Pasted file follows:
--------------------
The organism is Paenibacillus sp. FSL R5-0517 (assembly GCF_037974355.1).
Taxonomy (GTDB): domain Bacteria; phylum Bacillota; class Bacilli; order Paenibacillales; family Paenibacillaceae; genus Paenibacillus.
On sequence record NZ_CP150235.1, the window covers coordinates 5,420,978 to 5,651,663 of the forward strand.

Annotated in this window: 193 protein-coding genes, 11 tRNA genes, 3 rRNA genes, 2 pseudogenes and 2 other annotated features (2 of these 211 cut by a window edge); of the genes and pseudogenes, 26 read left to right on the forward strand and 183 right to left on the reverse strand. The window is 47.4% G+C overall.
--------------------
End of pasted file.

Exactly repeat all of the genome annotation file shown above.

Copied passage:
The organism is Paenibacillus sp. FSL R5-0517 (assembly GCF_037974355.1).
Taxonomy (GTDB): domain Bacteria; phylum Bacillota; class Bacilli; order Paenibacillales; family Paenibacillaceae; genus Paenibacillus.
On sequence record NZ_CP150235.1, the window covers coordinates 5,420,978 to 5,651,663 of the forward strand.

Annotated in this window: 193 protein-coding genes, 11 tRNA genes, 3 rRNA genes, 2 pseudogenes and 2 other annotated features (2 of these 211 cut by a window edge); of the genes and pseudogenes, 26 read left to right on the forward strand and 183 right to left on the reverse strand. The window is 47.4% G+C overall.